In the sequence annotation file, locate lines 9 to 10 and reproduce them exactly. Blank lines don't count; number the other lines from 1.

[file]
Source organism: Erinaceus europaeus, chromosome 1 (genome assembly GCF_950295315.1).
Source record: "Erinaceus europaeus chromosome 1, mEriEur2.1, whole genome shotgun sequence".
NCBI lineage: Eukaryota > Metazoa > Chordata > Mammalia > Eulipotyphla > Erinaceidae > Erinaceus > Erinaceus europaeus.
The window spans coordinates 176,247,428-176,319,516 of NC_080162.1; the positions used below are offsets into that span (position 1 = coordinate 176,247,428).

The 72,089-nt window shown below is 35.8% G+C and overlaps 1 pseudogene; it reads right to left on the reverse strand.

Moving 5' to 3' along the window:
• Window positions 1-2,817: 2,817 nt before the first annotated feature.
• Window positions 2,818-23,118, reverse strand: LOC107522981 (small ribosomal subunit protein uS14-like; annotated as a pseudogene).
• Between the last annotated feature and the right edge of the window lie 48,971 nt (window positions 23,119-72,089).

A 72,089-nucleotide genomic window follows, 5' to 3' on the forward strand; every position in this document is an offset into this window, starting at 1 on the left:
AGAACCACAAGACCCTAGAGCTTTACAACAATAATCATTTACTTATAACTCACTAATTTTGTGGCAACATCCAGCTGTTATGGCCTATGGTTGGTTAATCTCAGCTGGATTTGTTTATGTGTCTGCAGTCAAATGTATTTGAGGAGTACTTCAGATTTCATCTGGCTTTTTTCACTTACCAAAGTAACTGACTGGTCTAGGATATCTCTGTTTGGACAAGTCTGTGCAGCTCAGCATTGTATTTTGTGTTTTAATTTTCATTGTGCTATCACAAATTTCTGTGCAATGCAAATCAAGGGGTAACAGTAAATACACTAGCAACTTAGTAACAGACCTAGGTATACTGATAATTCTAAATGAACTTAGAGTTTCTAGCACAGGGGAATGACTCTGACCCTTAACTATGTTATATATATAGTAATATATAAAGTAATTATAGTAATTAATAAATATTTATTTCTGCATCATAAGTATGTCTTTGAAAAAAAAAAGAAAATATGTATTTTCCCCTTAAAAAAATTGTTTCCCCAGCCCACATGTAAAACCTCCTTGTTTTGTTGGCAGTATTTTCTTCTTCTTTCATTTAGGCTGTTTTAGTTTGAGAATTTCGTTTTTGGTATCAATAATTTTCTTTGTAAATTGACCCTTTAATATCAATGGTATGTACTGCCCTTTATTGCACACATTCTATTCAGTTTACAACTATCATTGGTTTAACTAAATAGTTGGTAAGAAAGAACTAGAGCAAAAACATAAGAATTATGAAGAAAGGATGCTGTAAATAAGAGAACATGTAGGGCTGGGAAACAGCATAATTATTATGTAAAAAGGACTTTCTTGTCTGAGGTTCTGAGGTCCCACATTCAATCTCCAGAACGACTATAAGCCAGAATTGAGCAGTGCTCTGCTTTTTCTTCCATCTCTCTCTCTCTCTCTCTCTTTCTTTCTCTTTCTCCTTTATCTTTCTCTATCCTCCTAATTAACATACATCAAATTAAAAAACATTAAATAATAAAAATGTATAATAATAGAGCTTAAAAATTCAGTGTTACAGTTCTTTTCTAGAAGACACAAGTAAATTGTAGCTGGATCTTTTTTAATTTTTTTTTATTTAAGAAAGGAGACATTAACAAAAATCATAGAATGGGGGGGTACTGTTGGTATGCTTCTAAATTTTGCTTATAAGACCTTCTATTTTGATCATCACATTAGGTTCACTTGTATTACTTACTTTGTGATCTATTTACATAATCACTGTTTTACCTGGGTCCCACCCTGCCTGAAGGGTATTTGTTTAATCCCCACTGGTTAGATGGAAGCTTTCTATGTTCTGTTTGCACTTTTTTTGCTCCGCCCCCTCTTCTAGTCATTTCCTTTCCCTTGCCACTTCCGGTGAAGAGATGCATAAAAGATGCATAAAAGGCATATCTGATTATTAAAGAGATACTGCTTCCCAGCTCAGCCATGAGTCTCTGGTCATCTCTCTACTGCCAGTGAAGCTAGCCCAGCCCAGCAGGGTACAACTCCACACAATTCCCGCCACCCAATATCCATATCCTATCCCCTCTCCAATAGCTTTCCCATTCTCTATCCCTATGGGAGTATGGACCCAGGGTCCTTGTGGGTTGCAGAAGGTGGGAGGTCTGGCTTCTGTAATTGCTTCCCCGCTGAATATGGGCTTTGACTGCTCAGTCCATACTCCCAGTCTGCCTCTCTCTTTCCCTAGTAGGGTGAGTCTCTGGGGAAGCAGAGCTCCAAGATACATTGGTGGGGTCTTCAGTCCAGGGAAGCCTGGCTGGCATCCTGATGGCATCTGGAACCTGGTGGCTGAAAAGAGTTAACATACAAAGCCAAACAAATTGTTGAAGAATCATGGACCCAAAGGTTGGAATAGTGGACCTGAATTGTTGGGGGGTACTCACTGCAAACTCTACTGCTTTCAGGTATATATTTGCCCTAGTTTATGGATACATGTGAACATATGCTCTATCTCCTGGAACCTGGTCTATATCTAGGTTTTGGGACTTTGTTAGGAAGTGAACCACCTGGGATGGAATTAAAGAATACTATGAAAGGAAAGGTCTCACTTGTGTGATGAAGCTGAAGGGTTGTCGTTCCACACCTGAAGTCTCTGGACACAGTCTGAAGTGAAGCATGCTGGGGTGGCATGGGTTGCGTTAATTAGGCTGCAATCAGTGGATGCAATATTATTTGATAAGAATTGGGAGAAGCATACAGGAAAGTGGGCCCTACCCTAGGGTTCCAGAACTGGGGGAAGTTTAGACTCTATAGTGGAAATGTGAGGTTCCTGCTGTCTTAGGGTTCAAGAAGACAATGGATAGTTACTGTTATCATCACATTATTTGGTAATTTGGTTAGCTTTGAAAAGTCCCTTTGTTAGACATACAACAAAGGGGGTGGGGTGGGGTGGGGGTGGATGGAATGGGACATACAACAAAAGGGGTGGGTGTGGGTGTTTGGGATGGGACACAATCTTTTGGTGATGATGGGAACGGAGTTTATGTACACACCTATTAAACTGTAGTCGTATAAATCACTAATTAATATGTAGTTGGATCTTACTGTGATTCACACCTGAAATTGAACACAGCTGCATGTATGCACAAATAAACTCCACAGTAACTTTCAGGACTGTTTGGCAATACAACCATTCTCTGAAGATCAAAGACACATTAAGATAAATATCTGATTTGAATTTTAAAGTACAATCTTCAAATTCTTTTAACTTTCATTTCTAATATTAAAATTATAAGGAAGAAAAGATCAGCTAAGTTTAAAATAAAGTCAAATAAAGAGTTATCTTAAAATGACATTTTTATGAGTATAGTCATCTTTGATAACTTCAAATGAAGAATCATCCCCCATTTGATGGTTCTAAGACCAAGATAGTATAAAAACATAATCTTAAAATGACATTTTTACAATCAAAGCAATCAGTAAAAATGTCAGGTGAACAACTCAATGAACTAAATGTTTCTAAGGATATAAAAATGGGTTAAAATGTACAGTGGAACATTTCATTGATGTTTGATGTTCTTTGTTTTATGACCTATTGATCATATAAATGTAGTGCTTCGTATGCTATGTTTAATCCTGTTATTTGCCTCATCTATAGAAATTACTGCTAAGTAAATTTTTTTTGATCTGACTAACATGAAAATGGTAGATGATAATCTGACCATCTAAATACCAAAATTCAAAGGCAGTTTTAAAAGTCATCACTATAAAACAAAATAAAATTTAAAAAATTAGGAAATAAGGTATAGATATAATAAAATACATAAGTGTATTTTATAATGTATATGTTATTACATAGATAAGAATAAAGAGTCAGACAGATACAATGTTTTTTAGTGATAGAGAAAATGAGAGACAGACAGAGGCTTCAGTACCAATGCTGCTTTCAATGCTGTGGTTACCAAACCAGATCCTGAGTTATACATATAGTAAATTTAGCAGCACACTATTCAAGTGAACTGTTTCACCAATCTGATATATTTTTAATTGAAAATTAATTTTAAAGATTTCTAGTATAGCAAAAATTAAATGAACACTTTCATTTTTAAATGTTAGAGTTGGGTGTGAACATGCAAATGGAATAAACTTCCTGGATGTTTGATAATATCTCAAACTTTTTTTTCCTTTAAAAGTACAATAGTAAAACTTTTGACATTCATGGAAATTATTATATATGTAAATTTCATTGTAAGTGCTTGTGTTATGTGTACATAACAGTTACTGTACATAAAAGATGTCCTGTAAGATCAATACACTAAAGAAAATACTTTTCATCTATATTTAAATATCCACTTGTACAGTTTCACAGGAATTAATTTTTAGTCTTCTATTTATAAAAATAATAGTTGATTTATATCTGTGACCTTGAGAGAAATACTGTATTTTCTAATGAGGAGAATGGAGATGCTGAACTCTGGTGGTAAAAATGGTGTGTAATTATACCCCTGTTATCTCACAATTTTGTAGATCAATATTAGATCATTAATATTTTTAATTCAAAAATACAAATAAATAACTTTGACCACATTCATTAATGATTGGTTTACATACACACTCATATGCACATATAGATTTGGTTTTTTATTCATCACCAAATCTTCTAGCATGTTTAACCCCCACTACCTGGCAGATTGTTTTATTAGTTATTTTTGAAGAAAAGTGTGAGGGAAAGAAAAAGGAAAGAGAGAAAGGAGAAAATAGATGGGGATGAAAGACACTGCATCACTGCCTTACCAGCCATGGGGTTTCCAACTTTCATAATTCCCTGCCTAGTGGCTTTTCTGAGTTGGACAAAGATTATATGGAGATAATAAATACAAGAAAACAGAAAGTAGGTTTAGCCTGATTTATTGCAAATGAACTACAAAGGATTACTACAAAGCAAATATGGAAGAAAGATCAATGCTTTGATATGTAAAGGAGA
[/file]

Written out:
• Between the last annotated feature and the right edge of the window lie 48,971 nt (window positions 23,119-72,089).

A 72,089-nucleotide genomic window follows, 5' to 3' on the forward strand; every position in this document is an offset into this window, starting at 1 on the left: